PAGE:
Supplementary Appendix 2 to A Practical Approach to Modelling of Reversed-Phase Liquid Chromatographic Separations: Advantages, Principles, and Possible Pitfalls

February 19, 2018

This information is supplementary to the article “A Practical Approach to Modelling of Reversed-Phase Liquid Chromatographic Separations: Advantages, Principles, and Possible Pitfalls” that was published in the March 2018 LCGC Europe issue.

Flow diagram for modelling based on the manual approach

 

Optional determination of Vm Vd, ECBB and confirm linearity of gradient profile

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Select appropriate samples (that is, forced degradation, mother liquors etc.)

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Select suitable retention model (for example, log()= qqF + qF2.)

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Select appropriate input experiments (tG, T etc.)

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Write methods and sequence (allowing sufficient time to equilibrate the new conditions)

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Collect input data for fitting and evaluation of models (typically performed overnight)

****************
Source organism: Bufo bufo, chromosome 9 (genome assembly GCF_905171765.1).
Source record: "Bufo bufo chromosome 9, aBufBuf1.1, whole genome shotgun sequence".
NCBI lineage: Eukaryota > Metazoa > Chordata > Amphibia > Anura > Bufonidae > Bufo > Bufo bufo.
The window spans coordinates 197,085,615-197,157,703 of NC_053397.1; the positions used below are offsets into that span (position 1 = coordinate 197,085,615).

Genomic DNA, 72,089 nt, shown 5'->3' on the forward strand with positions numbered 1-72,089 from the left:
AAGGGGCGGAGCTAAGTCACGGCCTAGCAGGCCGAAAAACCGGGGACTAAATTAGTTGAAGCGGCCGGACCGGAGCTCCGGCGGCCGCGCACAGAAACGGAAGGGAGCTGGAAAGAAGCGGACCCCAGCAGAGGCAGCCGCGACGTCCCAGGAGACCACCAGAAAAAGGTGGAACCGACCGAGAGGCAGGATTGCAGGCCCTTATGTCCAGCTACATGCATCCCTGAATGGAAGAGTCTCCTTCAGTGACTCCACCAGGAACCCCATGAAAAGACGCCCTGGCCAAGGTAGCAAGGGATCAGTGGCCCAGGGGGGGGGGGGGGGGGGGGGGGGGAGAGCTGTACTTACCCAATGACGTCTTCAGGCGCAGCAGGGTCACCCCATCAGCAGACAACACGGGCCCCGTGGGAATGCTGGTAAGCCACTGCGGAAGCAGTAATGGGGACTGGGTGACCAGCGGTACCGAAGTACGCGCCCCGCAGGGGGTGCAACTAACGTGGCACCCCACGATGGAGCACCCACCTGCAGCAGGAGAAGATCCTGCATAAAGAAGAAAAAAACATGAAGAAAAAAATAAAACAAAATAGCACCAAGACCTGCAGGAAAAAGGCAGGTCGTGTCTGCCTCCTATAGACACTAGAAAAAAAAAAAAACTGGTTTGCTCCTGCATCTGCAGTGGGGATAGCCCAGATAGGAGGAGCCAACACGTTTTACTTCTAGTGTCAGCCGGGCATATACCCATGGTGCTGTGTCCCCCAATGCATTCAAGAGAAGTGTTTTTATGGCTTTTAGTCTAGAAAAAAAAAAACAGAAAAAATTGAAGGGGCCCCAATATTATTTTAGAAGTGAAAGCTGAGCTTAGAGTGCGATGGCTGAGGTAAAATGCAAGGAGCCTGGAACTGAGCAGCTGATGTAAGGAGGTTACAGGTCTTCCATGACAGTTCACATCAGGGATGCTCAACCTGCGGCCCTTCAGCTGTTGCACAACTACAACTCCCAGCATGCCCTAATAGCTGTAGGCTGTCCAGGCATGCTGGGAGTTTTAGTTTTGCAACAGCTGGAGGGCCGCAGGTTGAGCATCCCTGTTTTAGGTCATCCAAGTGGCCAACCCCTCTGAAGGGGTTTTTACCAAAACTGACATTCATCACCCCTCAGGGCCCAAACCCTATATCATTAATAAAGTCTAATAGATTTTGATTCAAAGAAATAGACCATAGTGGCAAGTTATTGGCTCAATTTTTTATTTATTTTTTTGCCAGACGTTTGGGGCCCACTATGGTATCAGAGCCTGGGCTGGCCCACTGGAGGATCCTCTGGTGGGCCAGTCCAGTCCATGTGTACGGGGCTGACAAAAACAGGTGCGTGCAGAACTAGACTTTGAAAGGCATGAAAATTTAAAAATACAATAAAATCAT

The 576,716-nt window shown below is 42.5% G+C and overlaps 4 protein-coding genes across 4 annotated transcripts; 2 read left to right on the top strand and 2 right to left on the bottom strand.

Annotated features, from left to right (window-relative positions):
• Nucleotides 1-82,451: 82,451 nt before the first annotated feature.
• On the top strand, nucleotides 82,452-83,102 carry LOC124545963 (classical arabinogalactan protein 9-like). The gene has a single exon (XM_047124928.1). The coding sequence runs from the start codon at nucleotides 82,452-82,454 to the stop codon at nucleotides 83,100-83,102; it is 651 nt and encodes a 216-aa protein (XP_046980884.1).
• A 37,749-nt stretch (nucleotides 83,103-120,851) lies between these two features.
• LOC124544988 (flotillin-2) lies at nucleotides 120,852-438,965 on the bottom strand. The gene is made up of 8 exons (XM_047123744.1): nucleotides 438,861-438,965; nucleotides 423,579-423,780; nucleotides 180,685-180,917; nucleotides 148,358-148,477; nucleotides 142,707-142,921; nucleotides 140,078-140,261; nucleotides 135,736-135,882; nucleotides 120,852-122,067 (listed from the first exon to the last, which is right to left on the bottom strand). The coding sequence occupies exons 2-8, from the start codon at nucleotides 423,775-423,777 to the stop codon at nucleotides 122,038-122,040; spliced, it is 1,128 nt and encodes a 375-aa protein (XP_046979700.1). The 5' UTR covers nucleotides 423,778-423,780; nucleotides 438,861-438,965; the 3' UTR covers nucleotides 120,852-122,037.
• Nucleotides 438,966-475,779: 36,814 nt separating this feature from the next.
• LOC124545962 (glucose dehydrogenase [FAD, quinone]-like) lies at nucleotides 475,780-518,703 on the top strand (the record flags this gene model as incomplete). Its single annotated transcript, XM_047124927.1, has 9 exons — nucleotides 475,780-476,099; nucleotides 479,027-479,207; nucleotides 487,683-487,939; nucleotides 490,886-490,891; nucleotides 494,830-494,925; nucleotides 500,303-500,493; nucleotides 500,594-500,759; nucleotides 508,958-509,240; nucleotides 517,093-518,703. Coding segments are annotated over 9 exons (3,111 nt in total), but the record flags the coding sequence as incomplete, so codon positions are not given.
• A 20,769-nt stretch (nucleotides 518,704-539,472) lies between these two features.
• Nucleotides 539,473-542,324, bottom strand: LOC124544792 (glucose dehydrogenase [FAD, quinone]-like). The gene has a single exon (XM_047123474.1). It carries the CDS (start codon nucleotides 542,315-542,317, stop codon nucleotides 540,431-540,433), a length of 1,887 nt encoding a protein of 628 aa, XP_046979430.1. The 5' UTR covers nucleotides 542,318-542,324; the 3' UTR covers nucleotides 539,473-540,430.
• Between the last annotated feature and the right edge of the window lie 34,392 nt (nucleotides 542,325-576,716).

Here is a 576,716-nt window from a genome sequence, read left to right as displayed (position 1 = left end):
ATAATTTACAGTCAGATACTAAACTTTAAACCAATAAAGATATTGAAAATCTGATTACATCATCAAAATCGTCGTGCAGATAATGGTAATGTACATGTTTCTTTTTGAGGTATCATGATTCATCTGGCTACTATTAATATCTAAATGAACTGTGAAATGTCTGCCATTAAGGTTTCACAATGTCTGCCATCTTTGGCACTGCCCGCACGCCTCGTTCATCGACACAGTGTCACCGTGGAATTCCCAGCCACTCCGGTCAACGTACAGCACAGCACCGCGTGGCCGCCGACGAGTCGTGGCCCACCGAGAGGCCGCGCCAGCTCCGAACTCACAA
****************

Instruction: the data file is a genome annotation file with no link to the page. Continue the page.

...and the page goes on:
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Perform peak assignment / tracking (using MS, UV DAD, or peak areas), determine peak area, width, and asymmetry

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Produce Excel tables for each input experiment, copy, and paste into retention software input section

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Enter chromatographic conditions used

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Combine each individual input run into one large combined table

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Transfer input data to modelling software and fit models

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Evaluate resolution as a function of the operating variable examined (that is, gradient shape and T)

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Establish operational parameters fit for purpose (that is, identify robust conditions)

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Collection of data for confirmation of optimal conditions

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Optional in silico evaluation of other column formats, particle size, and flow